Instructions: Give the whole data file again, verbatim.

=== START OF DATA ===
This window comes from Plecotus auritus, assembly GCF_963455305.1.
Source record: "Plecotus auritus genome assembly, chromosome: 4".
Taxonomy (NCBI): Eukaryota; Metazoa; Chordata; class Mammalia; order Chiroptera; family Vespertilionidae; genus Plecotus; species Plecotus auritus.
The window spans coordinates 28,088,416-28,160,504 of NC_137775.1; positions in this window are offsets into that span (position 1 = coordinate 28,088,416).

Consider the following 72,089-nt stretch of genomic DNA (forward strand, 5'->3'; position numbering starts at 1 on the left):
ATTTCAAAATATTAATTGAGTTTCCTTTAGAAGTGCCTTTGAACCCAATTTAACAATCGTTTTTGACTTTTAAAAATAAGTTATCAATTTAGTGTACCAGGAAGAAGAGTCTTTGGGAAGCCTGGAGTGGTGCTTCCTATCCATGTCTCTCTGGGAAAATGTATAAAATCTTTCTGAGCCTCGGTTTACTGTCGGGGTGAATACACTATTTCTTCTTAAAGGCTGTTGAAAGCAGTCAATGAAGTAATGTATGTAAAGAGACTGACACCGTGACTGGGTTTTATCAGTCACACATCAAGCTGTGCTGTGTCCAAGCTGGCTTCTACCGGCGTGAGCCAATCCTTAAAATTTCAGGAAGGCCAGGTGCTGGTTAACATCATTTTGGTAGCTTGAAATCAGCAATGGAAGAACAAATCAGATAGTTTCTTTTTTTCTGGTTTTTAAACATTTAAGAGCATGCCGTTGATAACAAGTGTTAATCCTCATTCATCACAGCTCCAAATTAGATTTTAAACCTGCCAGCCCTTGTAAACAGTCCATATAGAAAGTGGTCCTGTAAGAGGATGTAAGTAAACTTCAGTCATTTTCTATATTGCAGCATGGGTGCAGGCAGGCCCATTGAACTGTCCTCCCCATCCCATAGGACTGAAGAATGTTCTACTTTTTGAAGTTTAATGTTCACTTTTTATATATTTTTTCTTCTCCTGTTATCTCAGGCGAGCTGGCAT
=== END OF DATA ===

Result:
This window comes from Plecotus auritus, assembly GCF_963455305.1.
Source record: "Plecotus auritus genome assembly, chromosome: 4".
Taxonomy (NCBI): Eukaryota; Metazoa; Chordata; class Mammalia; order Chiroptera; family Vespertilionidae; genus Plecotus; species Plecotus auritus.
The window spans coordinates 28,088,416-28,160,504 of NC_137775.1; positions in this window are offsets into that span (position 1 = coordinate 28,088,416).

Consider the following 72,089-nt stretch of genomic DNA (forward strand, 5'->3'; position numbering starts at 1 on the left):
ATTTCAAAATATTAATTGAGTTTCCTTTAGAAGTGCCTTTGAACCCAATTTAACAATCGTTTTTGACTTTTAAAAATAAGTTATCAATTTAGTGTACCAGGAAGAAGAGTCTTTGGGAAGCCTGGAGTGGTGCTTCCTATCCATGTCTCTCTGGGAAAATGTATAAAATCTTTCTGAGCCTCGGTTTACTGTCGGGGTGAATACACTATTTCTTCTTAAAGGCTGTTGAAAGCAGTCAATGAAGTAATGTATGTAAAGAGACTGACACCGTGACTGGGTTTTATCAGTCACACATCAAGCTGTGCTGTGTCCAAGCTGGCTTCTACCGGCGTGAGCCAATCCTTAAAATTTCAGGAAGGCCAGGTGCTGGTTAACATCATTTTGGTAGCTTGAAATCAGCAATGGAAGAACAAATCAGATAGTTTCTTTTTTTCTGGTTTTTAAACATTTAAGAGCATGCCGTTGATAACAAGTGTTAATCCTCATTCATCACAGCTCCAAATTAGATTTTAAACCTGCCAGCCCTTGTAAACAGTCCATATAGAAAGTGGTCCTGTAAGAGGATGTAAGTAAACTTCAGTCATTTTCTATATTGCAGCATGGGTGCAGGCAGGCCCATTGAACTGTCCTCCCCATCCCATAGGACTGAAGAATGTTCTACTTTTTGAAGTTTAATGTTCACTTTTTATATATTTTTTCTTCTCCTGTTATCTCAGGCGAGCTGGCAT